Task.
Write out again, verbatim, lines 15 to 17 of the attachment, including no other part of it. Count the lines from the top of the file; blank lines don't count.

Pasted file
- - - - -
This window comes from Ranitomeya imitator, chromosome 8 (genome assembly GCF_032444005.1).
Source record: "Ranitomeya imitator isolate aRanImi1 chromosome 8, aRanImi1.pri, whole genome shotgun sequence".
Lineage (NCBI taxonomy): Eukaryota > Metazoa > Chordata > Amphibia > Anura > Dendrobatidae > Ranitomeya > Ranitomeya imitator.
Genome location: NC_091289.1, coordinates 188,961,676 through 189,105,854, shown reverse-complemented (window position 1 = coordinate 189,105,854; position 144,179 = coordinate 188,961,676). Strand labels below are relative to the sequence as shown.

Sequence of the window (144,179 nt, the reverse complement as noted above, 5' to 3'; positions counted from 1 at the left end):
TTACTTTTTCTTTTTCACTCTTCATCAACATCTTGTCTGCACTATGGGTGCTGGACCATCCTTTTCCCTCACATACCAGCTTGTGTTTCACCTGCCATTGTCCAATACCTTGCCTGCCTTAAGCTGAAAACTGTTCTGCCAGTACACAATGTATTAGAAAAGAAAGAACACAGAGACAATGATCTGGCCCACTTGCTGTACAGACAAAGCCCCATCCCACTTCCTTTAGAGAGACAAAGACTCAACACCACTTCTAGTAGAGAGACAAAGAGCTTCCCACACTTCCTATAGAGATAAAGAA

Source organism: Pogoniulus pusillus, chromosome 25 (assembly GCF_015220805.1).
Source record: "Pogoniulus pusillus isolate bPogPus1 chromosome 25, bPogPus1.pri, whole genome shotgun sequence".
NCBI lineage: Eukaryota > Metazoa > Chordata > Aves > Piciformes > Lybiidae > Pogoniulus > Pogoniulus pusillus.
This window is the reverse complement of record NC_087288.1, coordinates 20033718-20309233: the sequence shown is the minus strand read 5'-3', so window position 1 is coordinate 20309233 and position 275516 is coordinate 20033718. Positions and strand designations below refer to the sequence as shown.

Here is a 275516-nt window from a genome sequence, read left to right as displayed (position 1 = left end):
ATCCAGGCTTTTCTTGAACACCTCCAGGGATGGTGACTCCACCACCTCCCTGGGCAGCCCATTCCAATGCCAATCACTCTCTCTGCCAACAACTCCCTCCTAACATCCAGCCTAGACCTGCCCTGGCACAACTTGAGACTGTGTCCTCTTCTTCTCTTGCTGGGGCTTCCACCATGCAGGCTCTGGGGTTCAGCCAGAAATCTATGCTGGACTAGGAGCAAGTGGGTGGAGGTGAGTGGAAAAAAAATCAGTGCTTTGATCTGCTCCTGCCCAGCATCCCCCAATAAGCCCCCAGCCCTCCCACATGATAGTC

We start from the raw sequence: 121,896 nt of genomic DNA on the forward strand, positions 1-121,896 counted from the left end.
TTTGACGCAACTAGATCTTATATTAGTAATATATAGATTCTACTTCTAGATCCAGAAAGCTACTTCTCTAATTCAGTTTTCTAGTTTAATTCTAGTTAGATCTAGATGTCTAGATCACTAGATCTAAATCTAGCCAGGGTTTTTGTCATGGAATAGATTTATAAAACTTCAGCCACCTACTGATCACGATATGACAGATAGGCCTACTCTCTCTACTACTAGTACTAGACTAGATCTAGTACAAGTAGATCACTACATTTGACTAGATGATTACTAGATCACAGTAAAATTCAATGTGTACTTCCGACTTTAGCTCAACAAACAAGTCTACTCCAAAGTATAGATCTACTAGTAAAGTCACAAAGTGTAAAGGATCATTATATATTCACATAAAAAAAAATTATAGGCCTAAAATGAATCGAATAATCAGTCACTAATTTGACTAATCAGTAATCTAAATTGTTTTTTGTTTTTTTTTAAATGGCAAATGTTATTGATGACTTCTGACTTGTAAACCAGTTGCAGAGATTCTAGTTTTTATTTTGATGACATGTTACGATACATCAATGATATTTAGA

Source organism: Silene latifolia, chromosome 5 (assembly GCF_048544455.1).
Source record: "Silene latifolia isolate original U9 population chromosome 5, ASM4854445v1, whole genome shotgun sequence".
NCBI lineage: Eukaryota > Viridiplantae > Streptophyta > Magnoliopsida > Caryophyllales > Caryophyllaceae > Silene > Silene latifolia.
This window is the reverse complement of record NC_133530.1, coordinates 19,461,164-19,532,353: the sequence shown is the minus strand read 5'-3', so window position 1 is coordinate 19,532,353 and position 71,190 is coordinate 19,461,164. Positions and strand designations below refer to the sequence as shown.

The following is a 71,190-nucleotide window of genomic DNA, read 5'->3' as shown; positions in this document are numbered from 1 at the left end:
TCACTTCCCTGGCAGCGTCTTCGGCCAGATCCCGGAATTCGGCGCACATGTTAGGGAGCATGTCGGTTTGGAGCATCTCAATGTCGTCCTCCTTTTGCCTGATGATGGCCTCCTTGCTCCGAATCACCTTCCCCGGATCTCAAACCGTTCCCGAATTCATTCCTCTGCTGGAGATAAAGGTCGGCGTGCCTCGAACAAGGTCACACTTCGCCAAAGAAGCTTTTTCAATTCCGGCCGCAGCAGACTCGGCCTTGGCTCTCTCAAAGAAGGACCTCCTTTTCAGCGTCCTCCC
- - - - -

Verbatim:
Source organism: Silene latifolia, chromosome 5 (assembly GCF_048544455.1).
Source record: "Silene latifolia isolate original U9 population chromosome 5, ASM4854445v1, whole genome shotgun sequence".
NCBI lineage: Eukaryota > Viridiplantae > Streptophyta > Magnoliopsida > Caryophyllales > Caryophyllaceae > Silene > Silene latifolia.